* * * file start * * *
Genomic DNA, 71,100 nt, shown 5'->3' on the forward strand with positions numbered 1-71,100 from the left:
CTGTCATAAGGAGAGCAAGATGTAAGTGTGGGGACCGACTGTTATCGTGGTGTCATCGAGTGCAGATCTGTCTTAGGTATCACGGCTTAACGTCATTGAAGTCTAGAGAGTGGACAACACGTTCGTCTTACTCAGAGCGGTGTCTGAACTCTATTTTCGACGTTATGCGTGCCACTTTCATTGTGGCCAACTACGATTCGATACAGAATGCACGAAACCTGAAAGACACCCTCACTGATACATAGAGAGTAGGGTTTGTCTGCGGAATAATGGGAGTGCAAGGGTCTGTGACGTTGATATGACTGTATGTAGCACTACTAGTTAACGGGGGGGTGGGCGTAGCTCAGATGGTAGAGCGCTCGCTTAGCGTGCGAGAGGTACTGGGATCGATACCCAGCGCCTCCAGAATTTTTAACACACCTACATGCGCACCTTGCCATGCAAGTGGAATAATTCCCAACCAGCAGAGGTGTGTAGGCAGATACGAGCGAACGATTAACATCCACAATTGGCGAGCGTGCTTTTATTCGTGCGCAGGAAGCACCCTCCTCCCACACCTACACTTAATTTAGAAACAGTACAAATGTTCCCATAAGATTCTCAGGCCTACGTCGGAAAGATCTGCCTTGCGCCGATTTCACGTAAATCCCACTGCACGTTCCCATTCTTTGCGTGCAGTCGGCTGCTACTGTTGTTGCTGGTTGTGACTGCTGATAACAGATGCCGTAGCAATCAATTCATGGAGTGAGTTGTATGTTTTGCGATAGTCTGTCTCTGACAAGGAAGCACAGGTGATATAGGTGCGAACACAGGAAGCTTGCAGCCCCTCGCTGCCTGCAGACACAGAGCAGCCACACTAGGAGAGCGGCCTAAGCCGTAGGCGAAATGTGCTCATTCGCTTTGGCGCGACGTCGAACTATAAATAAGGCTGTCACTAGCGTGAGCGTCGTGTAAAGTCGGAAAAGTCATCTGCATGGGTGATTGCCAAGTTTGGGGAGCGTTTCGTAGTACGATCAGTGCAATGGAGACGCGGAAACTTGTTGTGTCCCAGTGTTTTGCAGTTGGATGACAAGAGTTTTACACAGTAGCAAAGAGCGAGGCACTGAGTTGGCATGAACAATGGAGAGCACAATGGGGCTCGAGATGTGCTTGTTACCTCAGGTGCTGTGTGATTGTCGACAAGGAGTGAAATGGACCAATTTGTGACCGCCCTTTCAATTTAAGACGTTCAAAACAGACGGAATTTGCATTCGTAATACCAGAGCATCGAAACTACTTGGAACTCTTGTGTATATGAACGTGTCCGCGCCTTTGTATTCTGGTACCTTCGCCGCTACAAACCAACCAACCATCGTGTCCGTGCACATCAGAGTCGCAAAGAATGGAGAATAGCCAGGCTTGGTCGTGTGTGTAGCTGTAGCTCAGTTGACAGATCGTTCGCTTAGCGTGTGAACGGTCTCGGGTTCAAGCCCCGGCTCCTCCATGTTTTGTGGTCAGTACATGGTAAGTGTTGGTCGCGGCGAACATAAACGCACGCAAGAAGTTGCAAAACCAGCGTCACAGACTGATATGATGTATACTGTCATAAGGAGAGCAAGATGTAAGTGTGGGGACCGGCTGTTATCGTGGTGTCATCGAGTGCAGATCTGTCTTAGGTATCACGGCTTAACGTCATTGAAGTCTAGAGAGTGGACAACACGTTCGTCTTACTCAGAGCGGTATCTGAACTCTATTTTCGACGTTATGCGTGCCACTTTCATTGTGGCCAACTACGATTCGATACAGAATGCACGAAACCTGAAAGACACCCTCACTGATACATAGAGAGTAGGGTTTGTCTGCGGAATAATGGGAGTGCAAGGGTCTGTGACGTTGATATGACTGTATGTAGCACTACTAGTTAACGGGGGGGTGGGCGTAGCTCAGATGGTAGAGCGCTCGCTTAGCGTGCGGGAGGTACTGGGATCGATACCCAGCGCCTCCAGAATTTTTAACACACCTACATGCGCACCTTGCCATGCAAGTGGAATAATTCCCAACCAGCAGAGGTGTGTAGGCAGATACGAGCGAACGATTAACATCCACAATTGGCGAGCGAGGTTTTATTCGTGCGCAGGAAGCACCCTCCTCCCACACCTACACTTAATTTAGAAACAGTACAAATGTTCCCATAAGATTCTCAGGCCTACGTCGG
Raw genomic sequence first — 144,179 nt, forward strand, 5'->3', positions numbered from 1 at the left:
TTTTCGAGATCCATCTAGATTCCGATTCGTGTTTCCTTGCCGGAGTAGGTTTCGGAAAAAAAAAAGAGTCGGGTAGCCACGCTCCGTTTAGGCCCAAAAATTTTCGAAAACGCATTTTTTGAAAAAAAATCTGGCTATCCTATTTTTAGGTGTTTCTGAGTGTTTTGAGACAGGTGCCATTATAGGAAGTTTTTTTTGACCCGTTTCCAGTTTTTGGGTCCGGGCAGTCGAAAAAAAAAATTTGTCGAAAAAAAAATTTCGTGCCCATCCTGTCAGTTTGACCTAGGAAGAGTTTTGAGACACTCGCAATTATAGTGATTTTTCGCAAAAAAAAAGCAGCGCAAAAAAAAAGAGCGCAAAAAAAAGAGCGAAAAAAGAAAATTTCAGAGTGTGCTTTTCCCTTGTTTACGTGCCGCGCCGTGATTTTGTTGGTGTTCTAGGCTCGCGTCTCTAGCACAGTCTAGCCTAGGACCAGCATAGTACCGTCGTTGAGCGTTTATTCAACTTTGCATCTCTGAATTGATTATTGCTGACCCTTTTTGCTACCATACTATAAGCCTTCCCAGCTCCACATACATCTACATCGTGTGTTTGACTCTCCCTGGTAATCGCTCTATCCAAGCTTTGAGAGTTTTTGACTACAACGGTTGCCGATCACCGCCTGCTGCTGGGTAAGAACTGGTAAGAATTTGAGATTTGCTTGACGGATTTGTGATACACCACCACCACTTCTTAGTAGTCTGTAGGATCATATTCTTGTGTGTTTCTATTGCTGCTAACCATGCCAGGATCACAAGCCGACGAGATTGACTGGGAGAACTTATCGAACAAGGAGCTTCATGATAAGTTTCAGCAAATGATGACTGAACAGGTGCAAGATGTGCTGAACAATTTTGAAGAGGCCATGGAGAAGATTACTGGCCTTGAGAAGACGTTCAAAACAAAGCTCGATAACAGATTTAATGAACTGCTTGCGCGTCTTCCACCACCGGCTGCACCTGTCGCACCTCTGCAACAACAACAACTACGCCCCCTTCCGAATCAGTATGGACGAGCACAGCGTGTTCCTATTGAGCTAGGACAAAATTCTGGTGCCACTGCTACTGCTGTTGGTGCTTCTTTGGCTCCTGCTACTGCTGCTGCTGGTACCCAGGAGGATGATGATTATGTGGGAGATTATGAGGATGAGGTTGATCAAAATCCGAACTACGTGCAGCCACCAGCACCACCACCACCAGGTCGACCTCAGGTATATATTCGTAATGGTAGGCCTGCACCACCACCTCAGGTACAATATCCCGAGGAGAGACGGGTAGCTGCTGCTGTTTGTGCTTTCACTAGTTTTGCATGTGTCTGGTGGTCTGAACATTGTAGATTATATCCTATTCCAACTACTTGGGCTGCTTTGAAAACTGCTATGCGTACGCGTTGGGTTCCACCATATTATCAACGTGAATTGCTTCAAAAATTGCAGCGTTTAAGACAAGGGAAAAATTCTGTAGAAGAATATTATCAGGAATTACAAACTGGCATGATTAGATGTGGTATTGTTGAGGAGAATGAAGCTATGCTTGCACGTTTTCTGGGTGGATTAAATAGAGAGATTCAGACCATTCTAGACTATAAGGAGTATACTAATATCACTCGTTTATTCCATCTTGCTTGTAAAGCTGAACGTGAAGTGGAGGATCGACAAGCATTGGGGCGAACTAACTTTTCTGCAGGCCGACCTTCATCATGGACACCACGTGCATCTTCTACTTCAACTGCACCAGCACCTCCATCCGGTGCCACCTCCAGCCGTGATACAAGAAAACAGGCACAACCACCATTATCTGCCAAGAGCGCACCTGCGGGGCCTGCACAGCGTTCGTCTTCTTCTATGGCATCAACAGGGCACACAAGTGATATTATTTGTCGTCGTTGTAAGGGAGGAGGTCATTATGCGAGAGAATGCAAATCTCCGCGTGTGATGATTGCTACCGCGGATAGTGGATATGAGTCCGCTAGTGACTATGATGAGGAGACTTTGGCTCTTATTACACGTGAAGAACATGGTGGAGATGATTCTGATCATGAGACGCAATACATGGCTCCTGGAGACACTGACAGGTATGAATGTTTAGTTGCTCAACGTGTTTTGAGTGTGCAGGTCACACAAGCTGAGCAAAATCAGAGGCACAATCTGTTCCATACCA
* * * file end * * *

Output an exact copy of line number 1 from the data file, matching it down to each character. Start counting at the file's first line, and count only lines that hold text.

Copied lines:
Genomic DNA, 71,100 nt, shown 5'->3' on the forward strand with positions numbered 1-71,100 from the left: